Let’s say that after consideration of the problem and various conceptual frameworks, you chose the curriculum framework of Kern et al.,5 with its six components, to analyse the CPD problem. A brief survey revealed that the main reasons for the decline in attendance were associated with a failure to assess the specific needs of the community doctors and the use of passive instructional strategies during the CPD activities. With these two issues in focus, you could then turn to another conceptual framework, derived from best practice evidence regarding effective instruction, to propose alternative sets of solutions. What do we know about which instructional strategies work best in CPD? Based on analyses of CPD practices carried out by Davis et al.,7,8 the following seven instructional strategies have been shown to work best:

  • • needs assessment;
  • • focused initiative;
  • • interactive instructional methods;
  • • multiple sessions;
  • • opportunity for practice and feedback;
  • • enabling social and organisational support, and
  • • reinforcement techniques.

You can now use the frameworks of Kern et al.5 and Davis et al.7,8 to prepare not one but two or more alternative solutions from which the CPD director can choose, with each solution highlighting different ways of performing a needs assessment and designing active instructional methods. You may come up with, for example, one solution that involves a mailed needs assessment survey and small-group instruction, and another solution that sets up focus groups for needs assessment and simulation-based sessions for instruction. Once the solutions are ready, you or the programme director can select a preferred solution; more on this later.

This example illustrates four key points about conceptual frameworks. Firstly, the problem presented by the CPD director, namely, declining attendance, was actually a symptom, and his perception of the problem focused only on a single issue, the venue. The nature of the real problem, the root cause, became clearer by using an analysis based on a curriculum framework: in this case, Kern et al.’s six-step model5 derived from systems theory. This conceptual framework offered a way of looking at the problem from a broader and more comprehensive, multi-faceted perspective. Secondly, other conceptual frameworks, such as Bandura’s social learning theory, could have been used to illuminate different aspects of the problem or potential solutions. In that case, the analysis of the problem might have focused on participant motivation and the type of participant interactions. Thirdly, various conceptual frameworks offer established foundations from which to readily identify important variables and their potential relationships and provide ways of understanding interactions among variables or interpreting data from studies. Because each conceptual framework is inherently limited, Schwab, in reference to curriculum inquiry, argued for the use of multiple conceptual frameworks in order to view a problem ‘through a succession of lenses’ (in Harris3). Typically, more than one conceptual framework may be relevant to a given situation; for example, Dornan et al.’s model of workplace learning9 incorporates multiple frameworks. Finally, a combination of two conceptual frameworks was used, one to analyse the problem (Kern et al.’s steps grounded in systems theory5) and another to guide the development of solutions (Davis et al.’s best practices for CPD7,8). The conceptual frameworks were helpful in both defining the nature of the problem more clearly and preparing alternative solutions.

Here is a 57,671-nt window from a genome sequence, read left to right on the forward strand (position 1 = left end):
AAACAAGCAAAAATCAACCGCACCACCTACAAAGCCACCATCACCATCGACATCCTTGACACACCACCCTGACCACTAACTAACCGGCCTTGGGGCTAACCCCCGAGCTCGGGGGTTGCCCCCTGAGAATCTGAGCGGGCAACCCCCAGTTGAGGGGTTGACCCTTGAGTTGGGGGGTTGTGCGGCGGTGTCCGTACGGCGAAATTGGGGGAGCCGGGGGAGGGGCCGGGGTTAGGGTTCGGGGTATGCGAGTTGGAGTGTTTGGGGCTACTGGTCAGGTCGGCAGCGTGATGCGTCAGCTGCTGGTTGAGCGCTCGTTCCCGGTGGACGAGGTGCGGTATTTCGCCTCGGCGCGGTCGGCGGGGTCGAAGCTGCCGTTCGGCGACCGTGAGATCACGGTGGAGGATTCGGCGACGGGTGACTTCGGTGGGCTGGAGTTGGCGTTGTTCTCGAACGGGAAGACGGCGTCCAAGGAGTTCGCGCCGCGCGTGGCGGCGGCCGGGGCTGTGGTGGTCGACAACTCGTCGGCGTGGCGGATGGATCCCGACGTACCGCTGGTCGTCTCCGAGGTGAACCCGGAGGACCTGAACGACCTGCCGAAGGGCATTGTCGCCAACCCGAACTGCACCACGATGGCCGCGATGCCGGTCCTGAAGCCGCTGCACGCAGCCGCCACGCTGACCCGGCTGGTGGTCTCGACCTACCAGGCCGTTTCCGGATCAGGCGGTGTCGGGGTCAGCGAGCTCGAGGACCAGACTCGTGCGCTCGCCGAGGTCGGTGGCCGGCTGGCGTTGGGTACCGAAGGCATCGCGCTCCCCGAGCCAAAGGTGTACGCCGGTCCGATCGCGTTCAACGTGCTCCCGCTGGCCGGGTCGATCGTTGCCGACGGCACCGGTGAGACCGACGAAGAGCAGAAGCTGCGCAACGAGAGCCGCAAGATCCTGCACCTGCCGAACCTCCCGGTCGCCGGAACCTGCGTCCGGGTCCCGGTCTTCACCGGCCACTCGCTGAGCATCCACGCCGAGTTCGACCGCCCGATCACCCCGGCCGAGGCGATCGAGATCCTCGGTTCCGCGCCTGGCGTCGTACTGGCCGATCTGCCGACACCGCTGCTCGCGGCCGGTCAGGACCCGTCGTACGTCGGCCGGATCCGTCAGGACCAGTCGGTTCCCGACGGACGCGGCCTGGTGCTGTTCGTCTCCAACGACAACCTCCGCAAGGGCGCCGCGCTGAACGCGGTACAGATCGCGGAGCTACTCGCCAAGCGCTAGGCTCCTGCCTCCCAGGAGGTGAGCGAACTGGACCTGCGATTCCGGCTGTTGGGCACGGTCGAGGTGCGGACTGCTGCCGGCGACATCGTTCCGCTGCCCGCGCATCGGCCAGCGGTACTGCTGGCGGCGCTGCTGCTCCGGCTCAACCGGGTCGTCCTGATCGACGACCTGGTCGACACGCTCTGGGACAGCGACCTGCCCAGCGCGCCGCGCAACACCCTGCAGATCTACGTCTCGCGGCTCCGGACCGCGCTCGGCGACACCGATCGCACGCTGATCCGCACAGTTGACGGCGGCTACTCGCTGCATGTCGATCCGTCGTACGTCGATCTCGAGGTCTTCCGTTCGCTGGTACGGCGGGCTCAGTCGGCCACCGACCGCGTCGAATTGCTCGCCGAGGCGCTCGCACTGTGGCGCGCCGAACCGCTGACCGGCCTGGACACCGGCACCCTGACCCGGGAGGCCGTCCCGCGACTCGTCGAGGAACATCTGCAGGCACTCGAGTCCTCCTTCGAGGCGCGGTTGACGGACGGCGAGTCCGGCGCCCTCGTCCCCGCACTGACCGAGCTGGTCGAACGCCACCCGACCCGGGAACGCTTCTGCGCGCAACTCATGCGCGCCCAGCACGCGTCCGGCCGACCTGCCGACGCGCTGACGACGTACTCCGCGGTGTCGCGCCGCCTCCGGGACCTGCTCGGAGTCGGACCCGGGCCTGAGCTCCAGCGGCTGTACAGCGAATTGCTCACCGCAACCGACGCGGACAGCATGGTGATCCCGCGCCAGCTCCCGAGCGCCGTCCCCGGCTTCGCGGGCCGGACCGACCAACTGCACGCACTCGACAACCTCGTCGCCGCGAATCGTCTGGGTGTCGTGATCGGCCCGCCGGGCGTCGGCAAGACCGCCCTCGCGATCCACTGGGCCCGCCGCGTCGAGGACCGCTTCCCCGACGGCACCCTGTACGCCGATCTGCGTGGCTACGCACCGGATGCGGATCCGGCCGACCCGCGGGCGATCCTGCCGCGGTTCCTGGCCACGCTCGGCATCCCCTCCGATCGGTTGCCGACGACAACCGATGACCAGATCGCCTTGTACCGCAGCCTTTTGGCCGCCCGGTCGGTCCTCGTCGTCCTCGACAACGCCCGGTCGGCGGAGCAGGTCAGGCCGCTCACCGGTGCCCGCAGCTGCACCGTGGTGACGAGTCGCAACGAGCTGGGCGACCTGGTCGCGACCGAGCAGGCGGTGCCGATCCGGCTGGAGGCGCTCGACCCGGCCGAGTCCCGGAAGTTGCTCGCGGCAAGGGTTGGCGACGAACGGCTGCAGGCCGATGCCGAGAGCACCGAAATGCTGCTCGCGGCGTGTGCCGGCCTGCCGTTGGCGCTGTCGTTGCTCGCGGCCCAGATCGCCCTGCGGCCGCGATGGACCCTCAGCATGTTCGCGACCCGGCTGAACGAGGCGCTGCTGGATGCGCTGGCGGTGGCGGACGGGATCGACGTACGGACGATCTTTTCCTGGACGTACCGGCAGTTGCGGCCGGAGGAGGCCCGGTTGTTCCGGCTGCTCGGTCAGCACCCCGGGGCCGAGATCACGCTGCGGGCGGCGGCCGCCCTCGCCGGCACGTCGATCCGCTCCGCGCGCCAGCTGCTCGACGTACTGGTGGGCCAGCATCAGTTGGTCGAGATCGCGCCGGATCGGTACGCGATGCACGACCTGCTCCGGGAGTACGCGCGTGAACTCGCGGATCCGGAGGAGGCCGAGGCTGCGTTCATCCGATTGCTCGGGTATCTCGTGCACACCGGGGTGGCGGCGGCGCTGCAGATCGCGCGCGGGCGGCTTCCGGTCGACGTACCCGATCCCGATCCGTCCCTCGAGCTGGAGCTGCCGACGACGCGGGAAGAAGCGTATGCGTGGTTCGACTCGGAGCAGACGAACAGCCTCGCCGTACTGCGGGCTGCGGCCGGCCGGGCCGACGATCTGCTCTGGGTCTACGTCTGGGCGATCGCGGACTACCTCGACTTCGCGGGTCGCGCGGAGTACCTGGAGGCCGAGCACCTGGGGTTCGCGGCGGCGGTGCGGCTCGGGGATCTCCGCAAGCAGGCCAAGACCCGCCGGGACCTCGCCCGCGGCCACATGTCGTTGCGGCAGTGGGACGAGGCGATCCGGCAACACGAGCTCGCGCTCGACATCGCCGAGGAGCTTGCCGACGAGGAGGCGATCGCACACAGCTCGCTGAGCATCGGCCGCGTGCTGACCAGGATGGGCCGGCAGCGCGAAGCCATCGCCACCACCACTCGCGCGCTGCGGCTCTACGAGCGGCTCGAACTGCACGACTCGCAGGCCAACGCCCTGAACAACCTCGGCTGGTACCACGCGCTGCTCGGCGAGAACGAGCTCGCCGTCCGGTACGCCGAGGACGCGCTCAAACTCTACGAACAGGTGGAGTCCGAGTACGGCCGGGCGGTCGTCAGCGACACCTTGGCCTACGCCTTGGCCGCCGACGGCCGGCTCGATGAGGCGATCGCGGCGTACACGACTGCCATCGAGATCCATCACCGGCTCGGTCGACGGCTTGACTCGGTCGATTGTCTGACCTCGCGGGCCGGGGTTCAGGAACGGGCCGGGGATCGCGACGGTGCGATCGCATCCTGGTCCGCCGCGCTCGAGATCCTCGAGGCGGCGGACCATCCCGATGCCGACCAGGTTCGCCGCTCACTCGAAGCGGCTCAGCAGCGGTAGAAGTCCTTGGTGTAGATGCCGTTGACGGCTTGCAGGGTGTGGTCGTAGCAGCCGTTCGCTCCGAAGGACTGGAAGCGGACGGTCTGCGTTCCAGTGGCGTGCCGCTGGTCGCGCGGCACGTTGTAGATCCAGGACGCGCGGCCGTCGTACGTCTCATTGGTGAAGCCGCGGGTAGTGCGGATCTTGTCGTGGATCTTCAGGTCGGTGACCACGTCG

Key points

  • 1Conceptual frameworks help understand (illuminate) problems.
  • 2Different conceptual frameworks emphasise (magnify) different aspects of the problem or elements of the solutions.
  • 3More than one conceptual framework may be relevant to a given situation.
  • 4Any given conceptual framework, or combination of frameworks, can lead to a variety of alternative solutions.

Example 2. Poor surgical skills